I believe in the importance of parenthood. I believe in being there for your children; teaching them, listening to them, and loving them.
I believe it, but I didn’t always fully understand it.
It used to be that I would cringe at the mention of “motherly duties”. The notion seemed to have a stranglehold over my educational and career ambitions, which at the time consisted of over a decade of combined study and residency, followed by long and irregular hours as a full-fledged physician.
My goals were based on a desire to help others; they came from the heart, and I was hurt by people from the community continuously telling me that my dream was impractical.
It didn’t seem fair. I wanted to make a positive difference, and here I was being told that my “sphere of influence” could not extend farther than my own family! Why should I only bring up others to cause change, instead of being able to work for it myself?
Over the years, I came to learn that my passion had never really been the science of medicine, but the social aspect of bringing joy to a fellow human being. Following the war between Israel and Lebanon, my focus turned towards affecting change and bringing peace through political activism.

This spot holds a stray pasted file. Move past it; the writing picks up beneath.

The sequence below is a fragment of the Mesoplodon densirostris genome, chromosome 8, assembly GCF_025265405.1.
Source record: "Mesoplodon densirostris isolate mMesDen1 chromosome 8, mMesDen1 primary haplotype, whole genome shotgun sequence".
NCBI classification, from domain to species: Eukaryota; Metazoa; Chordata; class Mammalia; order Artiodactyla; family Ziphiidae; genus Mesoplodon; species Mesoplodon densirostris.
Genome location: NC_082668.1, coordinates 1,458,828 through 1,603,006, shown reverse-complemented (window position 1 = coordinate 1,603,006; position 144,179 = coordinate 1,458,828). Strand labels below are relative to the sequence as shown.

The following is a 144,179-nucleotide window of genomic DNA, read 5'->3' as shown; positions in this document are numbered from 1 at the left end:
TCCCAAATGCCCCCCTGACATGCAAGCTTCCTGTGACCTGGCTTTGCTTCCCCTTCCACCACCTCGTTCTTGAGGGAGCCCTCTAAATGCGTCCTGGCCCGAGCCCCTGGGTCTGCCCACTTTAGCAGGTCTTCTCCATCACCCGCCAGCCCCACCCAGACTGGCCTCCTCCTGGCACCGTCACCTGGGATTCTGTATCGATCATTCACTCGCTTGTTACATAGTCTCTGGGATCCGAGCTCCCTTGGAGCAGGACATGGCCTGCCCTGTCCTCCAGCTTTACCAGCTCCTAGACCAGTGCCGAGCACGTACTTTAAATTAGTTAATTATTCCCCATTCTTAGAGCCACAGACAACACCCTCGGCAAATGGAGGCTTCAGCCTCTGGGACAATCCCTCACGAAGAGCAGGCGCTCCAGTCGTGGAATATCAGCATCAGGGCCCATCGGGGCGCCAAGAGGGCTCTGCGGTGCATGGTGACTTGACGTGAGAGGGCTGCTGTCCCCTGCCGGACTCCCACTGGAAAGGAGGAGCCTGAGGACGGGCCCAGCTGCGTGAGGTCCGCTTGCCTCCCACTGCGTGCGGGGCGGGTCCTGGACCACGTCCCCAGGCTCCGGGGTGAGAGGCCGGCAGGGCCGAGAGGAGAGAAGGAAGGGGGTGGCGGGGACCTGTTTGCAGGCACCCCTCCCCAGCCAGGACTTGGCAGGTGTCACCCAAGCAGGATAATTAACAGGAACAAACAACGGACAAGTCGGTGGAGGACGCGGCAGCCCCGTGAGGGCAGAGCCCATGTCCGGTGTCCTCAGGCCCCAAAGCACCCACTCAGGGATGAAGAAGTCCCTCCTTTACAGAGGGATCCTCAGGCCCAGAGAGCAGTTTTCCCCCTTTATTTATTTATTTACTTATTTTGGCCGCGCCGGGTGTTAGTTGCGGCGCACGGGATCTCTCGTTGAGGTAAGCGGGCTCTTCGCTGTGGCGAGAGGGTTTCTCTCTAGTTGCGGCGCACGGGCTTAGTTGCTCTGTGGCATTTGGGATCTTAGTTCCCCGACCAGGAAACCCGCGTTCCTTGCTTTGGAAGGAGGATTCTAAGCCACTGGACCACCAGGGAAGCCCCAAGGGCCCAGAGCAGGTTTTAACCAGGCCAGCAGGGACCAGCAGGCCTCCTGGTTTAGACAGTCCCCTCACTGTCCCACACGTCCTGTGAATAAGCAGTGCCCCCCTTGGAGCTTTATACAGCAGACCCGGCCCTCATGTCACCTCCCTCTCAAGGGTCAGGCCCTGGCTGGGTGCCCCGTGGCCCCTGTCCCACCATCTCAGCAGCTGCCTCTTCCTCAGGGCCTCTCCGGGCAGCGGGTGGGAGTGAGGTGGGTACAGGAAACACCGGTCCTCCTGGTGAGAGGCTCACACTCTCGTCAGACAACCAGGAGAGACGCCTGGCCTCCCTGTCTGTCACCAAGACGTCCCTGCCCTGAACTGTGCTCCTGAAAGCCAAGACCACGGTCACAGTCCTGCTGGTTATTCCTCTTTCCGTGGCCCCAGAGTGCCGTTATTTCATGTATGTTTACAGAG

Within my community, I tried to increase awareness and concern for human rights issues. I distributed fliers on the presidential candidates’ stances, talked to friends about detainee treatment, and amassed signatures for a petition against the French ban on religious symbols.
In short, I fought for my cause by trying to win support for it, because there is strength in numbers. The more people believe in and are willing to fight for human rights, the more importance will be given to the issue politically.
After a while, I realized that the work I do as an activist is essentially the same as that carried out by parents all around the world. Every time I try to convince a person of the importance of fulfilling other people’s rights as human beings, I am attempting to instill in them what I consider a value, in the hope that they will then act according to that belief. I am doing what parents have done since the beginning of time.
This job is not one which receives a lot of praise in today’s society, but I still believe that it is as important as it ever was. Change may take time, but it’s not impossible. It is simply up to the parents of today to teach their children the values necessary for them to create a better tomorrow.
So while I would still endeavor to make it through all those years of study, and I still want to help change the world, I now also understand the other side: as important as being a doctor or activist rightfully is, being a mother is just as worthwhile.
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